I have a tendency to create my monthly meal plans around what I’ve recently scored on sale at the grocery store.  I also check out what’s marked down in the meat department.  If it’s something that looks fine but has an imminent expiration date, I’ll either cook it up right away or freeze it.  The crock pot is definitely a good friend of mine because it makes cheaper cuts of meat taste delicious and fall right off the bone.  I purchase the vast majority of my chicken with the bone in because I get more for my money.  I frequently cook a whole chicken in the crock pot and make several meals out of it.  For example, tonight Nick and I are going to have rosemary chicken with mashed potatoes and gravy with broccoli.  I’ll shred the leftover dark meat and mix it with BBQ sauce and send Nick to work with BBQ sandwiches and sweet potato fries for lunch.  As for the remaining white meat, I’ll use it later in the week for my Cream of Chicken and Wild Rice Soup.  Also, ask if there’s a discount if you buy in bulk.  I recently bought chicken thighs from a local farm and they gave me a discount since I purchased 10 pounds (and froze most of it).

Eat Less Meat

Most Americans eat larger servings of meat than their bodies actually need.  You can painlessly cut the amount of meat in a dish without sacrificing taste or feeling hungry.  For example, when I make spaghetti and meat sauce, I can easily cut back on the amount of ground turkey (or beef) and add a package of fresh mushrooms (washed and sliced) to the meat while it’s cooking.  Mushrooms have a meaty taste and are rich in protein, so it’s not really noticeable that the amount of turkey has been decreased. If you don’t like mushrooms, you can sub in your choice of zucchini, onions, bell peppers, or eggplant.  You can also do this with black beans or leftover brown rice when making tacos or burritos.  This will allow you to stretch a pound of ground meat over two meals instead of just one.  Be creative!  You also add corn, pinto and other beans, quinoa, barley, and other grains or vegetables to stretch your meat.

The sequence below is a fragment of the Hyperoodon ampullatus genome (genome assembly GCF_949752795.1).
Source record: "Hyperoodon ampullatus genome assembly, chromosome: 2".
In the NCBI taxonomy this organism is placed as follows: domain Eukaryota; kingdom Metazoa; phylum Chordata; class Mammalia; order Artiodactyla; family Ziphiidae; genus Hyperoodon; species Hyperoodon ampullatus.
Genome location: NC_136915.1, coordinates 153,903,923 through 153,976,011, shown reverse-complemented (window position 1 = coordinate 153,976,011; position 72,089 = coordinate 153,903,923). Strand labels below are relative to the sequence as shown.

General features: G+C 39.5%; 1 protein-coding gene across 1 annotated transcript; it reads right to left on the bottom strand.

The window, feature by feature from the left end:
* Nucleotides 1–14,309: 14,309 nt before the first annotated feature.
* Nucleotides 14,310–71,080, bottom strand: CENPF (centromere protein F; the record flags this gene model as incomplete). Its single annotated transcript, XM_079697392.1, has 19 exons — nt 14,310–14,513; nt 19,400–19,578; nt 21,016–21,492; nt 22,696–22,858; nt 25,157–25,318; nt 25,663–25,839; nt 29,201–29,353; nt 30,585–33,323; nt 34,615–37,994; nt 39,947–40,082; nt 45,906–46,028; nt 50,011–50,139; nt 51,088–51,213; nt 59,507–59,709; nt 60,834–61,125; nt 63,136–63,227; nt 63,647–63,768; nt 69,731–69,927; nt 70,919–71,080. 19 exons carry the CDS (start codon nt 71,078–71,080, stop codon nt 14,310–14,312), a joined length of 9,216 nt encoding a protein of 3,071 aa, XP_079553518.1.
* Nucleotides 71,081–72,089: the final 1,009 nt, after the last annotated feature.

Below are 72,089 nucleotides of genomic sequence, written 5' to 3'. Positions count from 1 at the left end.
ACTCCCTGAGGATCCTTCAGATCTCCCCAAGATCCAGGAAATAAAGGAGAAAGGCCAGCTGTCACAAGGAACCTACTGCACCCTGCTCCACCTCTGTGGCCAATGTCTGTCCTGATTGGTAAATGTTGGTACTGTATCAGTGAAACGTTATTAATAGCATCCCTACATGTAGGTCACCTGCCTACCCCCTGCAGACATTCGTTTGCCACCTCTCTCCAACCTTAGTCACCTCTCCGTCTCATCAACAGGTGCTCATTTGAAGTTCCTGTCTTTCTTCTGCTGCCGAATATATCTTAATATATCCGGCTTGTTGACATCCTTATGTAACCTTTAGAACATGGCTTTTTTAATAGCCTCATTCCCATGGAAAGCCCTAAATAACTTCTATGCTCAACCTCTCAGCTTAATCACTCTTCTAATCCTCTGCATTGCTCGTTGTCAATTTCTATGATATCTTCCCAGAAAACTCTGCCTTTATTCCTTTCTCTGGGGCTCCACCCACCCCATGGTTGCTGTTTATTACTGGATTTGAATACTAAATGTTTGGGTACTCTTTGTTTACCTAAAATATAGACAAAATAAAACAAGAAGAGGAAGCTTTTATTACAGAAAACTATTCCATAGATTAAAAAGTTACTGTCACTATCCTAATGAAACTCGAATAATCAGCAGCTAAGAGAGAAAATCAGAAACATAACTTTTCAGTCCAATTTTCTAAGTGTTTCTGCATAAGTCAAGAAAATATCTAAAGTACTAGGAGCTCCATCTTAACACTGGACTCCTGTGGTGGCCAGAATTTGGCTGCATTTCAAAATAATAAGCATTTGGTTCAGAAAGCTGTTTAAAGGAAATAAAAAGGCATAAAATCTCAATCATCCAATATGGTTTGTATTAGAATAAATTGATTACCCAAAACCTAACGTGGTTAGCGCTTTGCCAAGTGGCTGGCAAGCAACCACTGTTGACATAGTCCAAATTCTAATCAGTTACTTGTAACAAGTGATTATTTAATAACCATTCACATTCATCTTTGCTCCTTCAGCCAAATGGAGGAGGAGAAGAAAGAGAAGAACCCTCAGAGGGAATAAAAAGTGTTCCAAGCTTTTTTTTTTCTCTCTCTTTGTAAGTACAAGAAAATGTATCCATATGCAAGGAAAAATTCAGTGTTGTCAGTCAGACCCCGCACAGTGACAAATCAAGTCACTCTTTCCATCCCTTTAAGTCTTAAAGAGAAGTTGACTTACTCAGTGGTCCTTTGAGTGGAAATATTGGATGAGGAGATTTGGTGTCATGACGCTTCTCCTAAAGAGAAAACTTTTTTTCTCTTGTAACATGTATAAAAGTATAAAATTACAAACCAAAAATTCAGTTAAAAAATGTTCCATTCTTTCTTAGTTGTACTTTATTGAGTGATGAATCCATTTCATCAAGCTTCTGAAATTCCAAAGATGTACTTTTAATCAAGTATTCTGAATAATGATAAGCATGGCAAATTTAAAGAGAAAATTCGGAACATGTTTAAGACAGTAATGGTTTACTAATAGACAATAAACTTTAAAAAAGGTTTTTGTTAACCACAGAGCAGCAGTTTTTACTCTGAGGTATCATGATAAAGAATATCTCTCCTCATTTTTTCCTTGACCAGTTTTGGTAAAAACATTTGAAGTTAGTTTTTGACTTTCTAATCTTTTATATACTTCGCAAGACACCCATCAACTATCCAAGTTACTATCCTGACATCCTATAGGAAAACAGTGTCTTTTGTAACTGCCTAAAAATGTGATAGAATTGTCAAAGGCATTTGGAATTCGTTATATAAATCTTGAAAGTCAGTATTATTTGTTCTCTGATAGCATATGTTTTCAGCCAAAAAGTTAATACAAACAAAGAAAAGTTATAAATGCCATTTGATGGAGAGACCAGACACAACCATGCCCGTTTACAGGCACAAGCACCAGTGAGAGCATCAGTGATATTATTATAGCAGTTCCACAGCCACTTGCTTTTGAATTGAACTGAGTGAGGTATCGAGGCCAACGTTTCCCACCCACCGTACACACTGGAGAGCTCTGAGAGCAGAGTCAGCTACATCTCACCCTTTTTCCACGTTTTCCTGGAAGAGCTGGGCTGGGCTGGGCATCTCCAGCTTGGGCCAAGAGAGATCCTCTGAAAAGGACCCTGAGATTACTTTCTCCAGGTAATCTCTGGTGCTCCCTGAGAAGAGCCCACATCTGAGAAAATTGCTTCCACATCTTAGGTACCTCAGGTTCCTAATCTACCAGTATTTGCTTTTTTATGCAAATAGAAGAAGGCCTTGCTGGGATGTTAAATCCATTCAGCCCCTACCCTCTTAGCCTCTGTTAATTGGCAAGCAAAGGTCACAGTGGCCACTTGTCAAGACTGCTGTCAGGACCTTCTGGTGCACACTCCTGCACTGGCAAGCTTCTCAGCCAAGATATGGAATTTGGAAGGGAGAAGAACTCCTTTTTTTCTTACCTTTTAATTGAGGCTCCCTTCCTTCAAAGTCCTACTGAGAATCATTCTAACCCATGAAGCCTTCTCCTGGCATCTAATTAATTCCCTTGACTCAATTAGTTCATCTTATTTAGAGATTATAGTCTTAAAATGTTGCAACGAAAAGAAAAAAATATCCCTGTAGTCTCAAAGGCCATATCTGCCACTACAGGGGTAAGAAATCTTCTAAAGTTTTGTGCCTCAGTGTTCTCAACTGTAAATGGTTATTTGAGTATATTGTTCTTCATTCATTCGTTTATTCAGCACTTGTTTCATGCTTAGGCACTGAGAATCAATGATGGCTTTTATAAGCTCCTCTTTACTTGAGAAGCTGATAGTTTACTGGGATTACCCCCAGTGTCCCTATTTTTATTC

Occasionally Go Meatless

Yes, you can get enough protein from non-meat sources!  It seems there’s been a surge in the popularity of “Meatless Mondays.”  Don’t believe me?  Just search “Meatless Monday” on Pinterest and see the thousands upon thousands of recipes that pop up!  With delicious sounding recipes like Lentil Chili, Butternut Squash & Black Bean Enchiladas, Mushroom Fajitas, and Spinach & Ricotta Pasta, you won’t feel like you’re missing out on anything at all!  Some of my personal vegetarian favorites are Black Bean Chili and Easy Cheesy Casserole.  I also can’t wait to try this Sweet Potato Salad recipe!

If you have any other tips for saving money on your meat purchases, I’d love to hear them!

 

 

Meal Planning Monday ~ Vegetarian Options for Holiday Gatherings

This week’s post is by Casey Lindberg-Coghill of Veggies & Glitter.

I’ll never forget my first Thanksgiving as a vegetarian.

While my family heaped their plates with smoked ham and oven-roasted turkey, my holiday meal consisted of pumpkin pie, brown sugar sweet potatoes, and several yeast rolls. Ironically, I had become a vegetarian for purely nutritional reasons, yet my feast was anything but nourishing. I knew that something had to change if I was going to successfully stick with this new lifestyle through the holiday season each year.

Since then, I have collected an arsenal of recipes that I can make and tote along to social gatherings from Thanksgiving to Christmas. Not only do I now have healthy options at holiday parties, but my friends and family have grown to look forward to these dishes as much as the meat-laden ones they have been devouring for years.

These five plates will brighten any holiday potluck spread, but they can also be served up as main entrees at home on busy weeknights. Whether you’re accommodating a strict vegetarian or just looking to lighten up on the amount of meat you consume yourself, these easy recipes will leave you feeling satisfied this season.

Monday: Butternut Squash and Wild Rice Salad

Image and recipe courtesy of The Vegetarian Times

Yes, planning a holiday meal is stressful, but I would argue that generating healthy meals during a busy week of school or work is just as taxing. Because half of this vitamin-rich recipe is prepared ahead of time, this salad is the perfect meal for a particularly manic Monday when ordering pizza seems like the only viable option.

Preparing the rice mixture on a leisurely Sunday and chilling it in the fridge overnight will make it possible for you to have an antioxidant-loaded meal on the table in less than a half an hour. To save yourself even more weekday work, also dice up the butternut squash and store it in the fridge one day prior to devouring this salad with your family!

Access the full recipe here: http://www.vegetariantimes.com/recipe/butternut-squash-and-wild-rice-salad

Tuesday: Roasted Sweet Potato Salad

Image and recipe courtesy of Whole Foods Market